Diary Of A Decorated Cookie

I never seem to be able to get to the bottom of  the thorny question I most often get asked. How long exactly does it take you to ice a decorated cookie? Since only me, myself and I make up the production line it means that the steps involved can’t be carried out concurrently. I never create cookies straight through from dough to icing in one fell swoop because there are many stages where some waiting time is involved so it’s impossible very, very hard to tally up the exact hours involved but I thought you might be interested to see how the process actually comes together.

Day 1

Customer places order for NYC taxi cab cookies.

Start to think about designs.

Customer sends a few visuals. Not that keen on the choice of generic car cutters available so decide to make my own template to work from.

Days 2-6

Mulling over final design while completing other orders.

Day 7

Make several sketches playing around with design. Am I going for whimsical or realistic? Decide on realistic. The NYC cabs have changed over the years, there is no longer the checkered side design but I think it’s so  iconic I plan to include  it somehow in my design.

taxi sketch

final design








Day 8

Trace my sketch to make a plastic template to handcut my cookies.

Day 9

Make dough.

Roll dough.

Chill dough.

Use template to hand cut cookies.


chill shapes,minimizes spread


microplane taxis

use microplane for perfect edges










Leave to cool then store in an airtight container. Make icing and mix up the colours I want to use.





Day 10

Icing the body, wheels and windows of the cabs the next day minimizes butter bleed (my cookies contain a lot of butter, which is delicious, but it can bleed into the icing and make it look blotchy if I ice them the same day I bake)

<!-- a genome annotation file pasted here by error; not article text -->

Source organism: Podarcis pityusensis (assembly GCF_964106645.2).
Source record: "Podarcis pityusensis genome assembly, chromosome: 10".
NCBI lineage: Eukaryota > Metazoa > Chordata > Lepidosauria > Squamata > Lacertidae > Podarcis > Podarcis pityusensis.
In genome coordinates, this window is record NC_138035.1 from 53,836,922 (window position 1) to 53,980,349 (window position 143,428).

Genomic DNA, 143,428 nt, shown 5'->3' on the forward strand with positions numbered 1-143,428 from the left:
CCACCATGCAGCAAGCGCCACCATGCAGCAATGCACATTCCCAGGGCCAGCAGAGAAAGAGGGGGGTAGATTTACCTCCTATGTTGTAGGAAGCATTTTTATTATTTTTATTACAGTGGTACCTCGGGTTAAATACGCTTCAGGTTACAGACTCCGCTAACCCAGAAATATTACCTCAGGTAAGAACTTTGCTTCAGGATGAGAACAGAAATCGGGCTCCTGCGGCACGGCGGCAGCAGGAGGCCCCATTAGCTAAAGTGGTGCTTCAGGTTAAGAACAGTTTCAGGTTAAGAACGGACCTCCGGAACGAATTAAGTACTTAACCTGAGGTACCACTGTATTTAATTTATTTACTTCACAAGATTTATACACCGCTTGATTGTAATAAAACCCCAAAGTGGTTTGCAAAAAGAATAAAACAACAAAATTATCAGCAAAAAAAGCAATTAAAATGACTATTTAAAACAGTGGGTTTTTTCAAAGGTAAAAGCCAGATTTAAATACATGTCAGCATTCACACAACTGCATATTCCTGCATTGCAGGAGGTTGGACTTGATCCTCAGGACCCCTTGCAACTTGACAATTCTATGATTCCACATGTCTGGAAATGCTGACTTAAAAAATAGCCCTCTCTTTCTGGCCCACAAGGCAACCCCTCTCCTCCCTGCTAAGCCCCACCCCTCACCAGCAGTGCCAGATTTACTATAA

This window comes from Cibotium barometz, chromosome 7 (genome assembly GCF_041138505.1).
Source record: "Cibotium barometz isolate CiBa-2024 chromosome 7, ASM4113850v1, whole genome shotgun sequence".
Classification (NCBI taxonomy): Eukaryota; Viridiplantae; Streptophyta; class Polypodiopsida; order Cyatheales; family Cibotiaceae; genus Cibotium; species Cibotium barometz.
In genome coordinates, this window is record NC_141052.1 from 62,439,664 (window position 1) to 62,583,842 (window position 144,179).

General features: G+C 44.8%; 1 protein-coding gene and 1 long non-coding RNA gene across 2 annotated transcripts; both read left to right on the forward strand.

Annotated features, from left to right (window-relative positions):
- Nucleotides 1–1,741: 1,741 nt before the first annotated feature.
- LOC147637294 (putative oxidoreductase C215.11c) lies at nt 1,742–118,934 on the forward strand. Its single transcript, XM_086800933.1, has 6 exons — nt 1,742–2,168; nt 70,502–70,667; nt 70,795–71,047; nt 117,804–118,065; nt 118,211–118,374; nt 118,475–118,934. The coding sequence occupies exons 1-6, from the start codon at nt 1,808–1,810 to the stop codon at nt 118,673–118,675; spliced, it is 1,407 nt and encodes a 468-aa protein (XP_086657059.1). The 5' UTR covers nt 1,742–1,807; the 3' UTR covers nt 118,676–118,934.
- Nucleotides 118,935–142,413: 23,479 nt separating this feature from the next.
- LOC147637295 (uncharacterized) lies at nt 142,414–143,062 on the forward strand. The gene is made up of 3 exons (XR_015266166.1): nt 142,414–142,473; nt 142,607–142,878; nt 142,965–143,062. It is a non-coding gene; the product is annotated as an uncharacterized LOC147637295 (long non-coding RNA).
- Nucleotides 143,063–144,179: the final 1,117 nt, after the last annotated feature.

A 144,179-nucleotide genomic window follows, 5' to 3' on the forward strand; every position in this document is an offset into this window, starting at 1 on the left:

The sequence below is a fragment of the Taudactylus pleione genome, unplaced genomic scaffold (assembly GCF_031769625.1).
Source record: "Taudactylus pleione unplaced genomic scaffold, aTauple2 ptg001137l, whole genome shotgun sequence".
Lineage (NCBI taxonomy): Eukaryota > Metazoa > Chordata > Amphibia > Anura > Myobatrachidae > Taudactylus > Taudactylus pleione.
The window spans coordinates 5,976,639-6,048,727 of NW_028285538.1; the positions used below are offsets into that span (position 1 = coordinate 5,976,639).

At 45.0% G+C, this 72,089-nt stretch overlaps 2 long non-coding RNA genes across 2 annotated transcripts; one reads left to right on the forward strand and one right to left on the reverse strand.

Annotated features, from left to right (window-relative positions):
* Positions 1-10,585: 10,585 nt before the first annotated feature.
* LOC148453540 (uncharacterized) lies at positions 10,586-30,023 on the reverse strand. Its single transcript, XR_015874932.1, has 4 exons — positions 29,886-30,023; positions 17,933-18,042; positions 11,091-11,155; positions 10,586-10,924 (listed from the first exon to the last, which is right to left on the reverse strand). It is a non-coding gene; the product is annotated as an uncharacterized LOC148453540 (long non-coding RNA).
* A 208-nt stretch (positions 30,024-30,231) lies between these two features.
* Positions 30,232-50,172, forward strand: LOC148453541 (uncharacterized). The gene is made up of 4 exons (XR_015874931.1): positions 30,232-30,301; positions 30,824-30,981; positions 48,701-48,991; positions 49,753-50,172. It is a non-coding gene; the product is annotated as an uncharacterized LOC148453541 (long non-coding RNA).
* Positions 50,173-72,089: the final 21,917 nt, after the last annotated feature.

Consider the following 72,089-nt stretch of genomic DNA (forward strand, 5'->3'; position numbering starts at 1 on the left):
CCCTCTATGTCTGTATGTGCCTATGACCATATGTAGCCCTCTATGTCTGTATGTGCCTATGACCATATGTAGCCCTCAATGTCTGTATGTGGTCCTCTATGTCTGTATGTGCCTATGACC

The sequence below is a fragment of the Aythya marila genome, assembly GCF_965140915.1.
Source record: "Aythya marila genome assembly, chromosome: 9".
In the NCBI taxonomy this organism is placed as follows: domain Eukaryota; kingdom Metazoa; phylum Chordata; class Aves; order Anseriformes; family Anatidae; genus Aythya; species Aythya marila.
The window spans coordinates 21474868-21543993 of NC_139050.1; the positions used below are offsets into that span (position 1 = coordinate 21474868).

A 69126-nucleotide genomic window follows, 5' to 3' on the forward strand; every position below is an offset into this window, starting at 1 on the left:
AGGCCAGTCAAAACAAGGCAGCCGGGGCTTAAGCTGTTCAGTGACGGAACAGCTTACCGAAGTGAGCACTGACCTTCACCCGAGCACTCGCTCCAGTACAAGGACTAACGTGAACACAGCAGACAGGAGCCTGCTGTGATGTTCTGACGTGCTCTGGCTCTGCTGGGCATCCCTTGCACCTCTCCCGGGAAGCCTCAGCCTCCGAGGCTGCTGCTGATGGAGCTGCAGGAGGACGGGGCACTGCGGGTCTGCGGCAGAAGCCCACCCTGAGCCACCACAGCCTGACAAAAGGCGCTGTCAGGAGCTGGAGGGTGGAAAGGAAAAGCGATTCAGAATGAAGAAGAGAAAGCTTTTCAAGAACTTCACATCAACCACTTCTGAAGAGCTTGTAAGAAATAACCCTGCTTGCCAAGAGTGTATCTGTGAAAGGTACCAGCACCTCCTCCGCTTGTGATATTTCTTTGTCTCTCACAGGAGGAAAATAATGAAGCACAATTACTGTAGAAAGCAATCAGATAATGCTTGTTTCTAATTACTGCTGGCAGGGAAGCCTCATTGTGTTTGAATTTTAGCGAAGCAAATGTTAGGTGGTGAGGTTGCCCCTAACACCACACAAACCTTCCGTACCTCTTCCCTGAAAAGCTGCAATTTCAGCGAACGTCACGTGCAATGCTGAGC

yellow base taxis

Leave to dry for several hours then pipe on extra details.wheels taxis






Day 11

Add painted details including silver accents, wording and city reflection in cab windows.

taxi angle

Leave to dry.






Day 12

Package cookies in lots of bubble wrap with and deliver to customer.

1 week Later

Customer sends a email with a photo of the leaving do table (her friends are relocating to NYC). The cookies are a complete hit !


(cupcakes supplied by customer)

Does that all sound  verya bit long winded? Well of course there can be shortcuts. Plenty of big companies making repeat designs have their biscuits in stock in a factory for months on end so they can churn out next day orders. Since I  want to make something very individual and bespoke I like at least two weeks notice so I can put plenty of thought  into it. I really want to create a wow factor for my customers’ events and I love the cookies to taste  freshly baked.

So sadly I can’t send you a cookie for tomorrow but if you give me a little notice I can send you something really special that’s freshly made and tailored to your very particular request.

Happy days all!




  1. Kathy says:

    Love your NYC taxi cookies. Thanks for showing us how you made them.

    1. Anjum says:

      Thank you so much Kathleen 🙂

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